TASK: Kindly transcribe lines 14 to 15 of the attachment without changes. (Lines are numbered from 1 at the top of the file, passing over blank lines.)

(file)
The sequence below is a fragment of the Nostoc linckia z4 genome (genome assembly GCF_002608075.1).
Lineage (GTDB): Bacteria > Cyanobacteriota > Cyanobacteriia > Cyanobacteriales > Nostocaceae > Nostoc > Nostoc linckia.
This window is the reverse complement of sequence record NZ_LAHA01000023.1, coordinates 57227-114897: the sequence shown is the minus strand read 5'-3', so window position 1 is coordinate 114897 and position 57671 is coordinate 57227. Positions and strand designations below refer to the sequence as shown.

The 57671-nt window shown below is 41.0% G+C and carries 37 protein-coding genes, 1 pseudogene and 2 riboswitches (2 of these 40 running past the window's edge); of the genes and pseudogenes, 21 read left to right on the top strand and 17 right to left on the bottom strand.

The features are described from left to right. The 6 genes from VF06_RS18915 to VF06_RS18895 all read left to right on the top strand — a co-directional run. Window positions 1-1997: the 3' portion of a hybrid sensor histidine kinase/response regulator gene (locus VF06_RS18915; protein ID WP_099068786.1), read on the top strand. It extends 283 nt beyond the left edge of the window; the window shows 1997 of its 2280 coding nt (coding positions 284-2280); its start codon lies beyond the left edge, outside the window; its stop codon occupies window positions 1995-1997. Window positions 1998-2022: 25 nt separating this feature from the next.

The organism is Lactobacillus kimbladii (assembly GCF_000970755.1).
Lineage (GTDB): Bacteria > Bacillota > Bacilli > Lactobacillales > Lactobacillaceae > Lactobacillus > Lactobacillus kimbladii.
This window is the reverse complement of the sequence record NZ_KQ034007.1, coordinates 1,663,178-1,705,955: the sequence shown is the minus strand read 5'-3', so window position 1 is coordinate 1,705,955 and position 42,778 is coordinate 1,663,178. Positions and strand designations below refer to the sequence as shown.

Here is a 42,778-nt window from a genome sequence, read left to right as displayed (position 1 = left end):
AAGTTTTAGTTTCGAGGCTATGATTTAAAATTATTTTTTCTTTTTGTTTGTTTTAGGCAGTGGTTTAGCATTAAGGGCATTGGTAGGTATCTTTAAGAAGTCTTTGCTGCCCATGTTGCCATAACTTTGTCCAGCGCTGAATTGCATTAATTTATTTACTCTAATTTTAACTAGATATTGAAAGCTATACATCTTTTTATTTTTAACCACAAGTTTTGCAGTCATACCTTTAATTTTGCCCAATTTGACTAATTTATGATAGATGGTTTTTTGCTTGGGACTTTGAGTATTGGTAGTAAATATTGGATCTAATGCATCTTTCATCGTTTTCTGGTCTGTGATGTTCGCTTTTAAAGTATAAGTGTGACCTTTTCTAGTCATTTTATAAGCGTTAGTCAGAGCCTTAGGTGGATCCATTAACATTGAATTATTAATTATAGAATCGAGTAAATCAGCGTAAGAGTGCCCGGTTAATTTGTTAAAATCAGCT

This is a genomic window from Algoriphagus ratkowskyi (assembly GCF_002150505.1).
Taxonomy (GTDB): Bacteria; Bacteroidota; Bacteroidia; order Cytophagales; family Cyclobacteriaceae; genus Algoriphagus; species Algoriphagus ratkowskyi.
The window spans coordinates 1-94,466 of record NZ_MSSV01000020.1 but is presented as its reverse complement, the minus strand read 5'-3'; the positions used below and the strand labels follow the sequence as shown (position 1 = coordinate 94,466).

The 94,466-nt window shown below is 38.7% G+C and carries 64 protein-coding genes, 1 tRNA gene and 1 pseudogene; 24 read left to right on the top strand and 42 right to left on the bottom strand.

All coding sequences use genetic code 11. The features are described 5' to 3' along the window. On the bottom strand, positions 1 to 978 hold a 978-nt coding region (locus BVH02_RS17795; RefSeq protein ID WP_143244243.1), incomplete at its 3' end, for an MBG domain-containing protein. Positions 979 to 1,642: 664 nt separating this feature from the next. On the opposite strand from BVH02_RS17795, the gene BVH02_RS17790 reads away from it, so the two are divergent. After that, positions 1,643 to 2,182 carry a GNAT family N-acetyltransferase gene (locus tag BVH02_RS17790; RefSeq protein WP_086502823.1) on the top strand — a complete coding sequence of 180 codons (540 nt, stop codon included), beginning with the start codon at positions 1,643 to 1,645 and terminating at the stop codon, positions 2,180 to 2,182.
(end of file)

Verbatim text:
The 94,466-nt window shown below is 38.7% G+C and carries 64 protein-coding genes, 1 tRNA gene and 1 pseudogene; 24 read left to right on the top strand and 42 right to left on the bottom strand.

All coding sequences use genetic code 11. The features are described 5' to 3' along the window. On the bottom strand, positions 1 to 978 hold a 978-nt coding region (locus BVH02_RS17795; RefSeq protein ID WP_143244243.1), incomplete at its 3' end, for an MBG domain-containing protein. Positions 979 to 1,642: 664 nt separating this feature from the next. On the opposite strand from BVH02_RS17795, the gene BVH02_RS17790 reads away from it, so the two are divergent. After that, positions 1,643 to 2,182 carry a GNAT family N-acetyltransferase gene (locus tag BVH02_RS17790; RefSeq protein WP_086502823.1) on the top strand — a complete coding sequence of 180 codons (540 nt, stop codon included), beginning with the start codon at positions 1,643 to 1,645 and terminating at the stop codon, positions 2,180 to 2,182.